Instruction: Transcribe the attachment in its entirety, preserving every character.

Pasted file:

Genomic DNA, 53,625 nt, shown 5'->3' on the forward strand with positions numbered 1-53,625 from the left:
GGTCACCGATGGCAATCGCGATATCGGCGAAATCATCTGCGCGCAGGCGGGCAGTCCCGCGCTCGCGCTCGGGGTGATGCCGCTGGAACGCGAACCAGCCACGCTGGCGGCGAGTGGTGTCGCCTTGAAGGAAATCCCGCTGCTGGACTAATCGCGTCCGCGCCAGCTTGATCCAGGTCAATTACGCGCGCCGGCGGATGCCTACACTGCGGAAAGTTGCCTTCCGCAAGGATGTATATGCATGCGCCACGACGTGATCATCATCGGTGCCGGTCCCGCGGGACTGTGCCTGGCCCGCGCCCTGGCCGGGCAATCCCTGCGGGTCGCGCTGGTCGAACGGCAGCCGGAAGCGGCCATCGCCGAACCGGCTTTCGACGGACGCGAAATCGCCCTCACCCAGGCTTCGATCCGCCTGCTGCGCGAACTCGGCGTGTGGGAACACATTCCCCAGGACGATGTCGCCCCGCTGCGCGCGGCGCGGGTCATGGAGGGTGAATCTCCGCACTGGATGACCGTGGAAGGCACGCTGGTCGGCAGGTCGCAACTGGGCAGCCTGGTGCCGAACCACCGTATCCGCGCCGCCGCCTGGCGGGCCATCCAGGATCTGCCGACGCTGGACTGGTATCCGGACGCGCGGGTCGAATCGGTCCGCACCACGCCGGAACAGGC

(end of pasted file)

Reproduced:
Genomic DNA, 53,625 nt, shown 5'->3' on the forward strand with positions numbered 1-53,625 from the left:
GGTCACCGATGGCAATCGCGATATCGGCGAAATCATCTGCGCGCAGGCGGGCAGTCCCGCGCTCGCGCTCGGGGTGATGCCGCTGGAACGCGAACCAGCCACGCTGGCGGCGAGTGGTGTCGCCTTGAAGGAAATCCCGCTGCTGGACTAATCGCGTCCGCGCCAGCTTGATCCAGGTCAATTACGCGCGCCGGCGGATGCCTACACTGCGGAAAGTTGCCTTCCGCAAGGATGTATATGCATGCGCCACGACGTGATCATCATCGGTGCCGGTCCCGCGGGACTGTGCCTGGCCCGCGCCCTGGCCGGGCAATCCCTGCGGGTCGCGCTGGTCGAACGGCAGCCGGAAGCGGCCATCGCCGAACCGGCTTTCGACGGACGCGAAATCGCCCTCACCCAGGCTTCGATCCGCCTGCTGCGCGAACTCGGCGTGTGGGAACACATTCCCCAGGACGATGTCGCCCCGCTGCGCGCGGCGCGGGTCATGGAGGGTGAATCTCCGCACTGGATGACCGTGGAAGGCACGCTGGTCGGCAGGTCGCAACTGGGCAGCCTGGTGCCGAACCACCGTATCCGCGCCGCCGCCTGGCGGGCCATCCAGGATCTGCCGACGCTGGACTGGTATCCGGACGCGCGGGTCGAATCGGTCCGCACCACGCCGGAACAGGC